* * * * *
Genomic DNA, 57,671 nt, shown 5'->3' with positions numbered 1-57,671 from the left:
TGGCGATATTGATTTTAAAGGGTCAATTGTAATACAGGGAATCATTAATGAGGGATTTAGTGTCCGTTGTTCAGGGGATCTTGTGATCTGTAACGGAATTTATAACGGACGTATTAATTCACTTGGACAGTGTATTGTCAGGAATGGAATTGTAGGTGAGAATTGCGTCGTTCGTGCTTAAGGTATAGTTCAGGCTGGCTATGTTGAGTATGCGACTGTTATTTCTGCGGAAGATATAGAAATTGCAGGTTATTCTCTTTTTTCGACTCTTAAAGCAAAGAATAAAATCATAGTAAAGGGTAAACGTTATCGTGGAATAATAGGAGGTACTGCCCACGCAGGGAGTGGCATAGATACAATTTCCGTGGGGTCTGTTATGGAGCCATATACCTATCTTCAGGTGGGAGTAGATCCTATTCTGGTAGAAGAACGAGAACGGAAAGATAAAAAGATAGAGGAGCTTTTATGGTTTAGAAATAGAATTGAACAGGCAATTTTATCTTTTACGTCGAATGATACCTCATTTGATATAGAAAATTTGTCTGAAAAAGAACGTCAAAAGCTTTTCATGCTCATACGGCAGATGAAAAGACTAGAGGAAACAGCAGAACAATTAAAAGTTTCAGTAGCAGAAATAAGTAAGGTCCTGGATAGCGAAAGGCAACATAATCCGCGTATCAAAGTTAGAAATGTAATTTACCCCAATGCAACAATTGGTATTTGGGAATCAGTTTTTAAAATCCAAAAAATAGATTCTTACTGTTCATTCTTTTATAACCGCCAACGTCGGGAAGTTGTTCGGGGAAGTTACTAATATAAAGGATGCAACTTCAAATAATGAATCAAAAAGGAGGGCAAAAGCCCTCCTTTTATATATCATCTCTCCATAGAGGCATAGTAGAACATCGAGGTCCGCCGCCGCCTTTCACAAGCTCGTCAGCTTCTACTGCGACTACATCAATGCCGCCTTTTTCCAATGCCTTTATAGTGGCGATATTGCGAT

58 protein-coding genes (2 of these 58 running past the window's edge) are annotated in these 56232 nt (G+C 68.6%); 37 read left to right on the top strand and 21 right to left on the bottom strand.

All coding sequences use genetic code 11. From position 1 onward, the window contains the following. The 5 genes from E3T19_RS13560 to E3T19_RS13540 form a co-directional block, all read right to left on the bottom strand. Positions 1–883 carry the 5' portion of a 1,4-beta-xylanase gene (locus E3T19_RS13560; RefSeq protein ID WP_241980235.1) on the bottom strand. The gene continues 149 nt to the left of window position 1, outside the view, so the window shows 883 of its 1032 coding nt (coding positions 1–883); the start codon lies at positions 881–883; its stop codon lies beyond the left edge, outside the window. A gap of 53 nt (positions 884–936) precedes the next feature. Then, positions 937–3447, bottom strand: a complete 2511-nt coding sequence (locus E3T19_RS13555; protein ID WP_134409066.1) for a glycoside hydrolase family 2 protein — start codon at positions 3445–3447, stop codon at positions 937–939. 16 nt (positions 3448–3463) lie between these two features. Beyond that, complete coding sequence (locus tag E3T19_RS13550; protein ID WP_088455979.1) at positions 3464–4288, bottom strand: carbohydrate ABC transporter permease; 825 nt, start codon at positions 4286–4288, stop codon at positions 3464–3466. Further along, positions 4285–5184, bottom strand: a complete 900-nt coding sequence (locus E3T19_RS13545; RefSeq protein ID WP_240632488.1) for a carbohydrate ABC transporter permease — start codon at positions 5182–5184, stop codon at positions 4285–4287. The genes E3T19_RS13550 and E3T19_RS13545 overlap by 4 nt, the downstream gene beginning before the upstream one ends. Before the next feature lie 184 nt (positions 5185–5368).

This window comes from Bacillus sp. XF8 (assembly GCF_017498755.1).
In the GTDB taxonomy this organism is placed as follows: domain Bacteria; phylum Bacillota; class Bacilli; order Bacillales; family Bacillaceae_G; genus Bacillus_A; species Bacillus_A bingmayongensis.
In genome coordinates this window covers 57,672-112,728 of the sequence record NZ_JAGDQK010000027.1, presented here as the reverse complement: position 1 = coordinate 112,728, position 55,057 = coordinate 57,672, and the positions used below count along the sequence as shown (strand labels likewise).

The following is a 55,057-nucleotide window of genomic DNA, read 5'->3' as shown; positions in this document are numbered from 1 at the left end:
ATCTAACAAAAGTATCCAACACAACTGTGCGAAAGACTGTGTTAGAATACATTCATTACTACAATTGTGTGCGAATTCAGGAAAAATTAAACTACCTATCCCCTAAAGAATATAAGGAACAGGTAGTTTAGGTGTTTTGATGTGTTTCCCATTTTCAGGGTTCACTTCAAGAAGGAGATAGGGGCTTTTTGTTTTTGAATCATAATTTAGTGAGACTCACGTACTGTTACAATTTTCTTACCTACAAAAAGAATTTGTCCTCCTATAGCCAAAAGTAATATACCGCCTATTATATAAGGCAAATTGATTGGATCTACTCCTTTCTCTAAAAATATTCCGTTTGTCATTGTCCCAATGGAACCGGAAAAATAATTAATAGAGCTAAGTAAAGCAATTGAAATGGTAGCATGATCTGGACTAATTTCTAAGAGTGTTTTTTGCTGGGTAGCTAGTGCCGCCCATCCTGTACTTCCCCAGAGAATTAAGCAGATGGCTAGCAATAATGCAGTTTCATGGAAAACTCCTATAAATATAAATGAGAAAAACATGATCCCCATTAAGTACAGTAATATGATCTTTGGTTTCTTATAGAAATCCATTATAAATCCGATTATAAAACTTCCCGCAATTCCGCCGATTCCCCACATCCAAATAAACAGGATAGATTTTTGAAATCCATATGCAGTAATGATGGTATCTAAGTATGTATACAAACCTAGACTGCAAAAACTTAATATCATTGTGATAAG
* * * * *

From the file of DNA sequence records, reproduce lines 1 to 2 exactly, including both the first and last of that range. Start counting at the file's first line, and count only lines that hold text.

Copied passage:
Genomic DNA, 57,671 nt, shown 5'->3' with positions numbered 1-57,671 from the left:
TGGCGATATTGATTTTAAAGGGTCAATTGTAATACAGGGAATCATTAATGAGGGATTTAGTGTCCGTTGTTCAGGGGATCTTGTGATCTGTAACGGAATTTATAACGGACGTATTAATTCACTTGGACAGTGTATTGTCAGGAATGGAATTGTAGGTGAGAATTGCGTCGTTCGTGCTTAAGGTATAGTTCAGGCTGGCTATGTTGAGTATGCGACTGTTATTTCTGCGGAAGATATAGAAATTGCAGGTTATTCTCTTTTTTCGACTCTTAAAGCAAAGAATAAAATCATAGTAAAGGGTAAACGTTATCGTGGAATAATAGGAGGTACTGCCCACGCAGGGAGTGGCATAGATACAATTTCCGTGGGGTCTGTTATGGAGCCATATACCTATCTTCAGGTGGGAGTAGATCCTATTCTGGTAGAAGAACGAGAACGGAAAGATAAAAAGATAGAGGAGCTTTTATGGTTTAGAAATAGAATTGAACAGGCAATTTTATCTTTTACGTCGAATGATACCTCATTTGATATAGAAAATTTGTCTGAAAAAGAACGTCAAAAGCTTTTCATGCTCATACGGCAGATGAAAAGACTAGAGGAAACAGCAGAACAATTAAAAGTTTCAGTAGCAGAAATAAGTAAGGTCCTGGATAGCGAAAGGCAACATAATCCGCGTATCAAAGTTAGAAATGTAATTTACCCCAATGCAACAATTGGTATTTGGGAATCAGTTTTTAAAATCCAAAAAATAGATTCTTACTGTTCATTCTTTTATAACCGCCAACGTCGGGAAGTTGTTCGGGGAAGTTACTAATATAAAGGATGCAACTTCAAATAATGAATCAAAAAGGAGGGCAAAAGCCCTCCTTTTATATATCATCTCTCCATAGAGGCATAGTAGAACATCGAGGTCCGCCGCCGCCTTTCACAAGCTCGTCAGCTTCTACTGCGACTACATCAATGCCGCCTTTTTCCAATGCCTTTATAGTGGCGATATTGCGAT